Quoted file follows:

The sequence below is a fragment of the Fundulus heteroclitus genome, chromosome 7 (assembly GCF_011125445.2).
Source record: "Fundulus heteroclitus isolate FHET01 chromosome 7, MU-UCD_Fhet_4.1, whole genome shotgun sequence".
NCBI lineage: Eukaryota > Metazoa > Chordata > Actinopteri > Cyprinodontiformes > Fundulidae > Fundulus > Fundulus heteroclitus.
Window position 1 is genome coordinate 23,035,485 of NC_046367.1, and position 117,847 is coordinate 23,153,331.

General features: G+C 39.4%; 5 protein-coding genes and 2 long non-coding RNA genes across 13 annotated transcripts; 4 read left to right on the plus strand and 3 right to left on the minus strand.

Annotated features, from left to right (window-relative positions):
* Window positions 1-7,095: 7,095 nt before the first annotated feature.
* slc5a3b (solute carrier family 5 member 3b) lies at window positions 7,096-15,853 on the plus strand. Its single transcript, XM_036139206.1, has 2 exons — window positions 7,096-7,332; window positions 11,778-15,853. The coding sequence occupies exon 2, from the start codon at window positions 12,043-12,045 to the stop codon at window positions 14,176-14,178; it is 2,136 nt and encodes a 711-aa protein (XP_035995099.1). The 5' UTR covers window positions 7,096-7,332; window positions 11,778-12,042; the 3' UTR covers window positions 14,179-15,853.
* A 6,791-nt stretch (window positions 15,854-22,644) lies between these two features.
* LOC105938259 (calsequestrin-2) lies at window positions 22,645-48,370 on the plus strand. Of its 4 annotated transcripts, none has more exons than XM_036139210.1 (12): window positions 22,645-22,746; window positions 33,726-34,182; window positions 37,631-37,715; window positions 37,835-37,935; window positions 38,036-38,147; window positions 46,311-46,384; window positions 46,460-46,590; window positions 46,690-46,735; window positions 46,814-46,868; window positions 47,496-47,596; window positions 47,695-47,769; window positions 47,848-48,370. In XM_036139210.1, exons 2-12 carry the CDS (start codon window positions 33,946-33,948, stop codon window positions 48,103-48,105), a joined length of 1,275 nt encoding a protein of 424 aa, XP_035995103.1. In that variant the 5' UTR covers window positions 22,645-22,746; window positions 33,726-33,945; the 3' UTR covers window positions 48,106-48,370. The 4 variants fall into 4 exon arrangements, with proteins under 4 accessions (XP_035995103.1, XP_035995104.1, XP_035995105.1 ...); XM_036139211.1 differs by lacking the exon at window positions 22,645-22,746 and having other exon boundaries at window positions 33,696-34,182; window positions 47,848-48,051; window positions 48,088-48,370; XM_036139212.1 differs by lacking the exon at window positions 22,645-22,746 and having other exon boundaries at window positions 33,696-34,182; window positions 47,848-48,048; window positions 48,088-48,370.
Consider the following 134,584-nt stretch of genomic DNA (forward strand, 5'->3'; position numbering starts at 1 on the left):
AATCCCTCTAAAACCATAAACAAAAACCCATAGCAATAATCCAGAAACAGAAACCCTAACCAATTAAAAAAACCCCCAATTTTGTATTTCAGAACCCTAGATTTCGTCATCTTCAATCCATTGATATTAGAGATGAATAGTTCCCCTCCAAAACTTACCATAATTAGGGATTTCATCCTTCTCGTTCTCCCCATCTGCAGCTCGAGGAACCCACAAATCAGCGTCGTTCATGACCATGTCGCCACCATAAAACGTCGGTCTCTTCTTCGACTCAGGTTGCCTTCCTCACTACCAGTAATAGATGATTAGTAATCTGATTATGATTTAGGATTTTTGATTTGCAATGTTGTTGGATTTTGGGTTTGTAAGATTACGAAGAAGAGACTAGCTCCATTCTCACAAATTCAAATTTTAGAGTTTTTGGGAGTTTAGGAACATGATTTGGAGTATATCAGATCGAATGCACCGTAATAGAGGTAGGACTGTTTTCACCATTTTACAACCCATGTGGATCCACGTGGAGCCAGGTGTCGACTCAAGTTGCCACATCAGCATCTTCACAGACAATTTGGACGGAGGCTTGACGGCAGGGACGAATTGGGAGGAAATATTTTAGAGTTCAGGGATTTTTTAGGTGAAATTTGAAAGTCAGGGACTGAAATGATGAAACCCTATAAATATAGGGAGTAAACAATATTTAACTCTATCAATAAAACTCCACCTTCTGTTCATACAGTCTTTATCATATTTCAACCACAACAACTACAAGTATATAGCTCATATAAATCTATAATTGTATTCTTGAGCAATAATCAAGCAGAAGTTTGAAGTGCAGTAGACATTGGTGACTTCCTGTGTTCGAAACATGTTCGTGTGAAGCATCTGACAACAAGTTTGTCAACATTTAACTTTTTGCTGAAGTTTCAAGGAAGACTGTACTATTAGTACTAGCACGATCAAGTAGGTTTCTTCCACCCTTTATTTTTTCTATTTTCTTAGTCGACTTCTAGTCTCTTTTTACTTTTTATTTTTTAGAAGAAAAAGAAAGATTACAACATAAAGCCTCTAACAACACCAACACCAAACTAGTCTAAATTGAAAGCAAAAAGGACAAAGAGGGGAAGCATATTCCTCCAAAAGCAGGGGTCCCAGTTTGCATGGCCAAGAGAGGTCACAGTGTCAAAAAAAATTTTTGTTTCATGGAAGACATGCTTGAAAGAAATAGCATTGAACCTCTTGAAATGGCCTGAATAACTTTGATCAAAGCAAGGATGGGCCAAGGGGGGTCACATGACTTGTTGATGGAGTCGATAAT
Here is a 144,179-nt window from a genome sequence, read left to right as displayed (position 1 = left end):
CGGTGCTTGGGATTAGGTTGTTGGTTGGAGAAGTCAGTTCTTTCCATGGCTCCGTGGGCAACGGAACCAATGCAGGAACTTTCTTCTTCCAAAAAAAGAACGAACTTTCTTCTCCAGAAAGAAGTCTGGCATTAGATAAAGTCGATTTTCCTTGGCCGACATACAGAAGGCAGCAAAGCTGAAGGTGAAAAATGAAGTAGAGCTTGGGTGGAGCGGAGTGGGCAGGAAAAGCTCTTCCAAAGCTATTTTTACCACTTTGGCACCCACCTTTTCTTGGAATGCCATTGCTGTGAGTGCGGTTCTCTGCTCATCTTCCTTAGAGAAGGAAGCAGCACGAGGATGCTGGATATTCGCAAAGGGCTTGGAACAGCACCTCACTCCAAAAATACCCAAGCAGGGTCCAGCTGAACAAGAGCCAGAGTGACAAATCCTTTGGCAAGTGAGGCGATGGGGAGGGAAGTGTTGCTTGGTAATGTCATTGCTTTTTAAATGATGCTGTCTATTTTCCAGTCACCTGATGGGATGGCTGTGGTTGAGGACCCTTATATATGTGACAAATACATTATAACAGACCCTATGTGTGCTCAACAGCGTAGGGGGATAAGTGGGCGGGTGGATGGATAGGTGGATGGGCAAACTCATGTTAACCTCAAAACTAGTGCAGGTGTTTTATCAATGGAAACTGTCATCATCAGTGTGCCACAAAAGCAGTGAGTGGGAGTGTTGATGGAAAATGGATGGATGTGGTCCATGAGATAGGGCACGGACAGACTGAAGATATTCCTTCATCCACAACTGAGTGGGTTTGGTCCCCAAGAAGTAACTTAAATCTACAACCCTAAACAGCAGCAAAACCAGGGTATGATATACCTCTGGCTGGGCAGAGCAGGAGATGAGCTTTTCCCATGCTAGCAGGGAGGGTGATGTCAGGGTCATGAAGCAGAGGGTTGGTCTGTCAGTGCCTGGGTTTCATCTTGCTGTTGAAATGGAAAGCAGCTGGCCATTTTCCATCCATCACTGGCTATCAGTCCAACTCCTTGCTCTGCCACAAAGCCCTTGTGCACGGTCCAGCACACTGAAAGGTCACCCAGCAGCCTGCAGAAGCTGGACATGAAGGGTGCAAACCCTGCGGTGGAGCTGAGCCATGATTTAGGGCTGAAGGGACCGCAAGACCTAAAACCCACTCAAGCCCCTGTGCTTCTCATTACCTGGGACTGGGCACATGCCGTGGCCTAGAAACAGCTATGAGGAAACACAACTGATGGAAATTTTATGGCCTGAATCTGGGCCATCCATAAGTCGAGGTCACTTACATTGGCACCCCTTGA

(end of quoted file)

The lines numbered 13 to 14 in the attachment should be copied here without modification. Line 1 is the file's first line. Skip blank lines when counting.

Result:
Here is a 144,179-nt window from a genome sequence, read left to right as displayed (position 1 = left end):
CGGTGCTTGGGATTAGGTTGTTGGTTGGAGAAGTCAGTTCTTTCCATGGCTCCGTGGGCAACGGAACCAATGCAGGAACTTTCTTCTTCCAAAAAAAGAACGAACTTTCTTCTCCAGAAAGAAGTCTGGCATTAGATAAAGTCGATTTTCCTTGGCCGACATACAGAAGGCAGCAAAGCTGAAGGTGAAAAATGAAGTAGAGCTTGGGTGGAGCGGAGTGGGCAGGAAAAGCTCTTCCAAAGCTATTTTTACCACTTTGGCACCCACCTTTTCTTGGAATGCCATTGCTGTGAGTGCGGTTCTCTGCTCATCTTCCTTAGAGAAGGAAGCAGCACGAGGATGCTGGATATTCGCAAAGGGCTTGGAACAGCACCTCACTCCAAAAATACCCAAGCAGGGTCCAGCTGAACAAGAGCCAGAGTGACAAATCCTTTGGCAAGTGAGGCGATGGGGAGGGAAGTGTTGCTTGGTAATGTCATTGCTTTTTAAATGATGCTGTCTATTTTCCAGTCACCTGATGGGATGGCTGTGGTTGAGGACCCTTATATATGTGACAAATACATTATAACAGACCCTATGTGTGCTCAACAGCGTAGGGGGATAAGTGGGCGGGTGGATGGATAGGTGGATGGGCAAACTCATGTTAACCTCAAAACTAGTGCAGGTGTTTTATCAATGGAAACTGTCATCATCAGTGTGCCACAAAAGCAGTGAGTGGGAGTGTTGATGGAAAATGGATGGATGTGGTCCATGAGATAGGGCACGGACAGACTGAAGATATTCCTTCATCCACAACTGAGTGGGTTTGGTCCCCAAGAAGTAACTTAAATCTACAACCCTAAACAGCAGCAAAACCAGGGTATGATATACCTCTGGCTGGGCAGAGCAGGAGATGAGCTTTTCCCATGCTAGCAGGGAGGGTGATGTCAGGGTCATGAAGCAGAGGGTTGGTCTGTCAGTGCCTGGGTTTCATCTTGCTGTTGAAATGGAAAGCAGCTGGCCATTTTCCATCCATCACTGGCTATCAGTCCAACTCCTTGCTCTGCCACAAAGCCCTTGTGCACGGTCCAGCACACTGAAAGGTCACCCAGCAGCCTGCAGAAGCTGGACATGAAGGGTGCAAACCCTGCGGTGGAGCTGAGCCATGATTTAGGGCTGAAGGGACCGCAAGACCTAAAACCCACTCAAGCCCCTGTGCTTCTCATTACCTGGGACTGGGCACATGCCGTGGCCTAGAAACAGCTATGAGGAAACACAACTGATGGAAATTTTATGGCCTGAATCTGGGCCATCCATAAGTCGAGGTCACTTACATTGGCACCCCTTGA